It seems like it’s been that way ever since Chris Paul first donned the Clipper red, white and blue.
Once again, the Clippers broke their franchise record for wins at home and overall in a season on Tuesday night, defeating the Nuggets 117-105 for their 34th home win and 57th win overall.
As has often been the case whenever the Clippers have broken a record this season, coach Doc Rivers maintained a tone of indifference. In his eyes, the benchmark is a small stepping stone on the Clippers’ path to the ultimate prize: a championship.
"It’s nice, don’t get me wrong," Rivers said. "I’m very happy that we’re doing stuff, but it’s not what we want. To get what you want sometimes you get other stuff, I guess, is the best way to put it. Like I said before the game, winning the division is part of the stuff you get in the march to what you really want."
The game itself was somewhat dull, as the undermanned Nuggets only had eight players available, and the Clippers decided to rest their starters in the fourth, despite Denver closing within five late.
But that’s not what’s important. Los Angeles won handedly, and got to rest its key players while also preserving their rhythm.
While there’s a slight chance the No. 2 seed is up for grabs — Oklahoma City would have to lose at home to Detroit, and then L.A. would have to win — the Clips are going to rest guys tomorrow and probably concede the game, depending on what Portland does.
Here are five takeaways from tonight’s game:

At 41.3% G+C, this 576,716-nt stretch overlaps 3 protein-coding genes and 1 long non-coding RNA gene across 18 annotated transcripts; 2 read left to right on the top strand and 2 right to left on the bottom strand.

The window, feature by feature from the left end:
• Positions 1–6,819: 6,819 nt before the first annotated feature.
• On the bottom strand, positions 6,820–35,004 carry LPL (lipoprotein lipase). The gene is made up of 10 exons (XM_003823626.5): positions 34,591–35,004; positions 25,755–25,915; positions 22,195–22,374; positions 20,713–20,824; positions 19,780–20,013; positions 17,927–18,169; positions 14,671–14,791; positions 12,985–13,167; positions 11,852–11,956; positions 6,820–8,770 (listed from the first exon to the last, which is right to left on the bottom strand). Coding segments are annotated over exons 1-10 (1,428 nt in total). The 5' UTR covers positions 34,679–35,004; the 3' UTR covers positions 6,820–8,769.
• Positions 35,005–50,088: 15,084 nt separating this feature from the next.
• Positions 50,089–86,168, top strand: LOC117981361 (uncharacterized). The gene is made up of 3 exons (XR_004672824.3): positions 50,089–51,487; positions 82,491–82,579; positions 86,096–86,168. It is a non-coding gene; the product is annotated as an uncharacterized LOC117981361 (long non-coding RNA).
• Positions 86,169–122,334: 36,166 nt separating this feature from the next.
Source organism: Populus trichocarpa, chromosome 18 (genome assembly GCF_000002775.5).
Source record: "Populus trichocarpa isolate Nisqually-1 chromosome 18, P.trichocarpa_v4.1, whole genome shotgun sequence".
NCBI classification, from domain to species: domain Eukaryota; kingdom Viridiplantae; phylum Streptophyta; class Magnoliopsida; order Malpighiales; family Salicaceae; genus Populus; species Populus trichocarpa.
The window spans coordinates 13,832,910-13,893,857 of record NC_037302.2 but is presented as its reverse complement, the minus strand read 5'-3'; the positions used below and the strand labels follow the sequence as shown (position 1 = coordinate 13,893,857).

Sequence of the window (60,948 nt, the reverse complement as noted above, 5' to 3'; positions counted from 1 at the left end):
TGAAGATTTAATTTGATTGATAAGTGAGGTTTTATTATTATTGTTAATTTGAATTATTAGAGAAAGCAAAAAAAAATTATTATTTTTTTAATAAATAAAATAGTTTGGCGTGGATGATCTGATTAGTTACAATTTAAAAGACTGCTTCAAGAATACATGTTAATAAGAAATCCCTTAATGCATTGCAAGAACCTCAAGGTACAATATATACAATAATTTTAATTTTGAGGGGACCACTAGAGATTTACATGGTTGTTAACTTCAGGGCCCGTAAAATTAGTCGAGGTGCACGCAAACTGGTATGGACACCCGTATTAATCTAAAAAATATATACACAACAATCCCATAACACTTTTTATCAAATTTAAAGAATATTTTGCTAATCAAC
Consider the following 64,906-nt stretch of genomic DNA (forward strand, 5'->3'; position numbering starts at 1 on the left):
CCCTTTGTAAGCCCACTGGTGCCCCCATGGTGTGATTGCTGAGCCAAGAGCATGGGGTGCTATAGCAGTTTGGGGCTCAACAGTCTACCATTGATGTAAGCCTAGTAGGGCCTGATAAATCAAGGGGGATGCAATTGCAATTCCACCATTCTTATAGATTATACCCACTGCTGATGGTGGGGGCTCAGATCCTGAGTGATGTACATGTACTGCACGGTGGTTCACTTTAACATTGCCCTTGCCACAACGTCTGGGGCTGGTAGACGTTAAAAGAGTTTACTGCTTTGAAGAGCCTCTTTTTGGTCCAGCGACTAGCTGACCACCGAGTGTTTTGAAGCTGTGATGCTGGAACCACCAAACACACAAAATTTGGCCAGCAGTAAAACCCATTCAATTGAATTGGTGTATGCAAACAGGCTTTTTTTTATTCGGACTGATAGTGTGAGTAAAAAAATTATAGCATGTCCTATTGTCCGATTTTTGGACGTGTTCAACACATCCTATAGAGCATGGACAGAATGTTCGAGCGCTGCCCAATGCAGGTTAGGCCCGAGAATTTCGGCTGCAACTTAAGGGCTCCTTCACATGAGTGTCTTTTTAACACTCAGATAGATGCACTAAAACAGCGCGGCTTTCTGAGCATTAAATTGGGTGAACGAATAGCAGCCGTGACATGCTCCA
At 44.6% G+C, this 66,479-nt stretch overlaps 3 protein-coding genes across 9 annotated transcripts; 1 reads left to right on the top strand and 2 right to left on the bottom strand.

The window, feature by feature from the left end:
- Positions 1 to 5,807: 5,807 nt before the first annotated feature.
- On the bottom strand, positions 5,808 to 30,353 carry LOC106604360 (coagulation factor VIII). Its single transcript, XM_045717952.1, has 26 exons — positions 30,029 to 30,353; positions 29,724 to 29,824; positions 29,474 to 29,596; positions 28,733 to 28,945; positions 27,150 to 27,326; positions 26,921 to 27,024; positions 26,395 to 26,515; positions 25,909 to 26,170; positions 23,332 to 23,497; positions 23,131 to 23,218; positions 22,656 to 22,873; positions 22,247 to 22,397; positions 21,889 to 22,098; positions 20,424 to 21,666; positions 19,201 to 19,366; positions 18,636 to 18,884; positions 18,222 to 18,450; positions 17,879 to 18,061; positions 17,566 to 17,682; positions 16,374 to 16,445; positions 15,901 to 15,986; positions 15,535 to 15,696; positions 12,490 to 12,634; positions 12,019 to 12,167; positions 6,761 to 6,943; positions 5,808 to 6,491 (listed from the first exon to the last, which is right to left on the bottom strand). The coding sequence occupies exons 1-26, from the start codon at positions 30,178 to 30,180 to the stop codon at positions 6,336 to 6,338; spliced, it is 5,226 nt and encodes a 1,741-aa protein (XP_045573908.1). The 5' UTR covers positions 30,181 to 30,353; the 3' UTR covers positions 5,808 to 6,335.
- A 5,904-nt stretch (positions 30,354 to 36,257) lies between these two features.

It’s raining 3s
The Clippers’ impressive record when making at least nine 3-pointers (34-1) lives on. Of greater importance is that Chris Paul (3 of 5) and J.J. Redick (4 of 6) were the main culprits. Paul has struggled with 3s on the season — but shot better recently — and Redick has yet to regain his elite shooting form since returning from injury. This is a step in the right direction.
It’s no secret that there has been some underlying tension with Glen Davis. He hasn’t played as many minutes as he’d like, and he’s still battling to get back into shape. Tonight was one of his more productive games. His nine points and six rebounds in only 12 minutes helped tilt the contest in the Clippers’ favor, as his +/- of +9 reflects. L.A. doesn’t need much from him from offensively — they just need rebounding and defense — so anything he provides on that end is gravy.
In all likelihood, the Clippers will face the Warriors — who run a 4-out, 1-in offense — in the first round. With only three big men available, the Nuggets often went small and ran a similar system, which the Clippers defended effectively. The Nuggets threw up plenty of prayers from deep (29 3-point attempts), but only connected on a few (27.6 percent). There were too many breakdowns in the third quarter, but outside of that, L.A. was mainly locked in on its rotations.
Rivers has alluded to resting his players and managing their minutes over the last few games, and he managed to keep every starter under 31 minutes other than Jordan (he played 36). Blake Griffin and Redick won’t make the trip to Portland tomorrow, and Paul will be a game-time decision. It’s difficult to glean much when the starters are playing so few minutes, but tomorrow’s game in Portland will prove to be a major test for L.A.’s inconsistent second unit.
Something to keep an eye on
Griffin picked up a technical foul, his 16th of the season, late in the second quarter by accidentally swiping Timofey Mozgov in the face. The NBA will review the play, and has the option to rescind it. If the call holds up, Griffin will be suspended for tomorrow’s game, even though he won’t be making the trip up north anyway. In the postseason, seven technicals warrants a suspension. That may seem excessive, but Griffin could wrack up a handful just in the Golden State series. Watch out for this.